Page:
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SAF Civil Society Doubtful Of Free And Fair Elections In Zimbabwe

Members of South African Civil Society groups have returned from Zimbabwe, after spending nine days in the country observing the election process. They say few Zimbabweans believe the March 30th parliamentary elections will be free and fair.

Nicolas Dieltiens is a member of the group, the Anti-Privatization Forum. From Johannesburg, he spoke with English to Africa reporter Joe De Capua about his assessment of the Zimbabwean electoral process.

He says, “It seems to any observer among us, among the six of us who went, that the election situation is very peaceable. I mean the political climate in the country is quite peaceable, but most of the Zimbabweans we spoke to whether in formal meetings or informally expressed some great reservations about whether the elections would in fact be free and fair.” Based on their experience in the previous election, he says many believe that “violence will mar the polls.”

He also says, “(There’s) more particular concern among certain constituencies about disenfranchisement, certainly among the students. The problem because of these reservations is the apathy among voters. The expectation that the polls are rigged beyond any kind of controversion (sic) to some legitimate poll is that the vote is wasted.”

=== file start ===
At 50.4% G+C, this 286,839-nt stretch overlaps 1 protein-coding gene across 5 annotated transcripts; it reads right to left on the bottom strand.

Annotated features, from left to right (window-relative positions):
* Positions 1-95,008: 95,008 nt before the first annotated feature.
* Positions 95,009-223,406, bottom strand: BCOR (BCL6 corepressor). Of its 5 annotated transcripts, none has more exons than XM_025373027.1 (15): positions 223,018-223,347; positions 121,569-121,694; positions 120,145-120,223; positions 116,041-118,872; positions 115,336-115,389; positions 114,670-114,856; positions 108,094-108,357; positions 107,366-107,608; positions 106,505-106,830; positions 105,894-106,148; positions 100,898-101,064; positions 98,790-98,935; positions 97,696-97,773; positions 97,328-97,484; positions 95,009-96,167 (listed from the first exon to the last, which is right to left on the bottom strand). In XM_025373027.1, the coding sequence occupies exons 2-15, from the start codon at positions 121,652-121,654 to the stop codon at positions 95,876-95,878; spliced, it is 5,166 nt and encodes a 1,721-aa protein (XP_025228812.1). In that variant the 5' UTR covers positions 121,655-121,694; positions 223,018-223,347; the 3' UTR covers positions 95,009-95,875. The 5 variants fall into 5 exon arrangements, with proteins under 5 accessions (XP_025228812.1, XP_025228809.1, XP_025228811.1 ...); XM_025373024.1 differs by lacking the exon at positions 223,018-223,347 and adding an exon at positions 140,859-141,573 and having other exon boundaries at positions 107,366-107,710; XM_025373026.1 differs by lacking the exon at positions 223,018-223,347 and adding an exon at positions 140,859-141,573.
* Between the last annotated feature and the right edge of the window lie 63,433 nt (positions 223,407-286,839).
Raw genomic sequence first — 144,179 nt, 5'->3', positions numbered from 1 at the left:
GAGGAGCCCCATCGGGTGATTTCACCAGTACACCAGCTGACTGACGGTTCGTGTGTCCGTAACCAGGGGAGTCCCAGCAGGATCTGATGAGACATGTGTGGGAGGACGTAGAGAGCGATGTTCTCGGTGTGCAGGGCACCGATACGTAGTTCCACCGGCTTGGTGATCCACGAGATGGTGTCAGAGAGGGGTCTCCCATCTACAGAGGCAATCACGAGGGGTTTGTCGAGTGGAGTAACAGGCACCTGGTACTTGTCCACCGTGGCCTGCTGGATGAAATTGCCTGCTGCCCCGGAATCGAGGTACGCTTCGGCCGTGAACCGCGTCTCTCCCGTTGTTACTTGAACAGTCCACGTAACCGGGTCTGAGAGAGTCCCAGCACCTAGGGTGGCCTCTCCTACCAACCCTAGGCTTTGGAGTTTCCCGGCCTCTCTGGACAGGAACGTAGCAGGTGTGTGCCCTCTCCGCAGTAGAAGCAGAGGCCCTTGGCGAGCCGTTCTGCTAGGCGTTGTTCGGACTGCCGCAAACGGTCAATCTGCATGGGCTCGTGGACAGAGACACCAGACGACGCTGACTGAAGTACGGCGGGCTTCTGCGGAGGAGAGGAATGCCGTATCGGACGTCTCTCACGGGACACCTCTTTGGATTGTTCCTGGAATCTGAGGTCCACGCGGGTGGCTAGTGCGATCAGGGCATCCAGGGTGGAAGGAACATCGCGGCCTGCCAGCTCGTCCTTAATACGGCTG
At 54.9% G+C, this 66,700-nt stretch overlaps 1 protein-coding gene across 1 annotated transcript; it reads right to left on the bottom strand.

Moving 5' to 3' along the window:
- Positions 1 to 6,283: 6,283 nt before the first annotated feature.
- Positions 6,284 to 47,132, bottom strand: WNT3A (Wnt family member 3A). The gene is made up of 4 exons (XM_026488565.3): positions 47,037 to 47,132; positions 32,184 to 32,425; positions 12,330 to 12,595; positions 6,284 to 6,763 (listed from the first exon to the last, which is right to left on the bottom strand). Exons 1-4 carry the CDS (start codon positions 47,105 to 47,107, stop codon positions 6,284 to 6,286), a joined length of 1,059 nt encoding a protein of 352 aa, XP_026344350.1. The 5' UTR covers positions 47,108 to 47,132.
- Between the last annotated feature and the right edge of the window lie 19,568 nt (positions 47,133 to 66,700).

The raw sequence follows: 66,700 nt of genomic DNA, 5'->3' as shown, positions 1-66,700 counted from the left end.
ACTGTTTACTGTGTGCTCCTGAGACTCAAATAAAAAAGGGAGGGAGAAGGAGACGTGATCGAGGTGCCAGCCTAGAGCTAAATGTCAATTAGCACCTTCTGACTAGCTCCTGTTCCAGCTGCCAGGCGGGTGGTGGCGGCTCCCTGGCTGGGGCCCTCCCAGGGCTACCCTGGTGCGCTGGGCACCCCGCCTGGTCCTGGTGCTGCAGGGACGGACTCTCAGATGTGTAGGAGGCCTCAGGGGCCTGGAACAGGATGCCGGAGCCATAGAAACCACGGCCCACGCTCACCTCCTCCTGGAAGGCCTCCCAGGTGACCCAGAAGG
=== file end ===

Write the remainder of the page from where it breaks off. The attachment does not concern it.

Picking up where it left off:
Mr. Dieltiens also says with some three million having left the country in recent years, and their inability to vote in this month’s elections, voter turnout should be down. He says many Zimbabweans expressed concern over the statement by South African President Mbeki that he expected the polls to be free and fair. Some speculate it was an attempt by Mr. Mbeki to distance himself from the United States, after Secretary of State Condoleezza Rice called Zimbabwe an outpost of tyranny.

As for recommendations, The Civil Society representative says, “For free and fair polls, it would have to be entirely reconstituted. This election now, it’s a foregone conclusion its limitations on freedoms for citizens of the country. Any kind of possibility for political change in the country I don’t think would be coming from the democratic elections as they have been currently set up.”